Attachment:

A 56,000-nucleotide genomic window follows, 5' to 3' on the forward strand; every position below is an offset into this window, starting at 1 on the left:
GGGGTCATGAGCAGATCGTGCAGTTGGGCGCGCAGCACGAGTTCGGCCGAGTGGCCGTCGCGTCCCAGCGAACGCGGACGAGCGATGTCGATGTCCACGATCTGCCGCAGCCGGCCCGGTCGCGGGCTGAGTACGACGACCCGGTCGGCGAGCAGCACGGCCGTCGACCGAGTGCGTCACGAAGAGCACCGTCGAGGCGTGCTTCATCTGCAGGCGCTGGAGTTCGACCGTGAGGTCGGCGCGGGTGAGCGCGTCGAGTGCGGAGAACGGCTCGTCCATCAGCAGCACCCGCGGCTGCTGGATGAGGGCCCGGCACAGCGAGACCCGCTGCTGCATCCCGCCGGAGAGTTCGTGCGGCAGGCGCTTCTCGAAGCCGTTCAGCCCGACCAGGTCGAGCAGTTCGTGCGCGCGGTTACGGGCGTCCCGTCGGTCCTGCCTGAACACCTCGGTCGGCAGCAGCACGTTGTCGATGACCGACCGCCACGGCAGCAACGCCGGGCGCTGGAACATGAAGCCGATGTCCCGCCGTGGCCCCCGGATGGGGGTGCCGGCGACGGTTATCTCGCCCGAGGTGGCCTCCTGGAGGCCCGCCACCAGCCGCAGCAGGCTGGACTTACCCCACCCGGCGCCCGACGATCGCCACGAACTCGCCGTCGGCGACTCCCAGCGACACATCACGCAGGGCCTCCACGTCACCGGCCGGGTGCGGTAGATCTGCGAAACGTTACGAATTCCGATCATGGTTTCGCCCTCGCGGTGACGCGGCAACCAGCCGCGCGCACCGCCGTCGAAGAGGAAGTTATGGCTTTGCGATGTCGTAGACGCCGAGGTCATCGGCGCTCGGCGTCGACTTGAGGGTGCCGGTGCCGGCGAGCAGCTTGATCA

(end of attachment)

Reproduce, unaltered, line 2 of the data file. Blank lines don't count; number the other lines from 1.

GGGGTCATGAGCAGATCGTGCAGTTGGGCGCGCAGCACGAGTTCGGCCGAGTGGCCGTCGCGTCCCAGCGAACGCGGACGAGCGATGTCGATGTCCACGATCTGCCGCAGCCGGCCCGGTCGCGGGCTGAGTACGACGACCCGGTCGGCGAGCAGCACGGCCGTCGACCGAGTGCGTCACGAAGAGCACCGTCGAGGCGTGCTTCATCTGCAGGCGCTGGAGTTCGACCGTGAGGTCGGCGCGGGTGAGCGCGTCGAGTGCGGAGAACGGCTCGTCCATCAGCAGCACCCGCGGCTGCTGGATGAGGGCCCGGCACAGCGAGACCCGCTGCTGCATCCCGCCGGAGAGTTCGTGCGGCAGGCGCTTCTCGAAGCCGTTCAGCCCGACCAGGTCGAGCAGTTCGTGCGCGCGGTTACGGGCGTCCCGTCGGTCCTGCCTGAACACCTCGGTCGGCAGCAGCACGTTGTCGATGACCGACCGCCACGGCAGCAACGCCGGGCGCTGGAACATGAAGCCGATGTCCCGCCGTGGCCCCCGGATGGGGGTGCCGGCGACGGTTATCTCGCCCGAGGTGGCCTCCTGGAGGCCCGCCACCAGCCGCAGCAGGCTGGACTTACCCCACCCGGCGCCCGACGATCGCCACGAACTCGCCGTCGGCGACTCCCAGCGACACATCACGCAGGGCCTCCACGTCACCGGCCGGGTGCGGTAGATCTGCGAAACGTTACGAATTCCGATCATGGTTTCGCCCTCGCGGTGACGCGGCAACCAGCCGCGCGCACCGCCGTCGAAGAGGAAGTTATGGCTTTGCGATGTCGTAGACGCCGAGGTCATCGGCGCTCGGCGTCGACTTGAGGGTGCCGGTGCCGGCGAGCAGCTTGATCA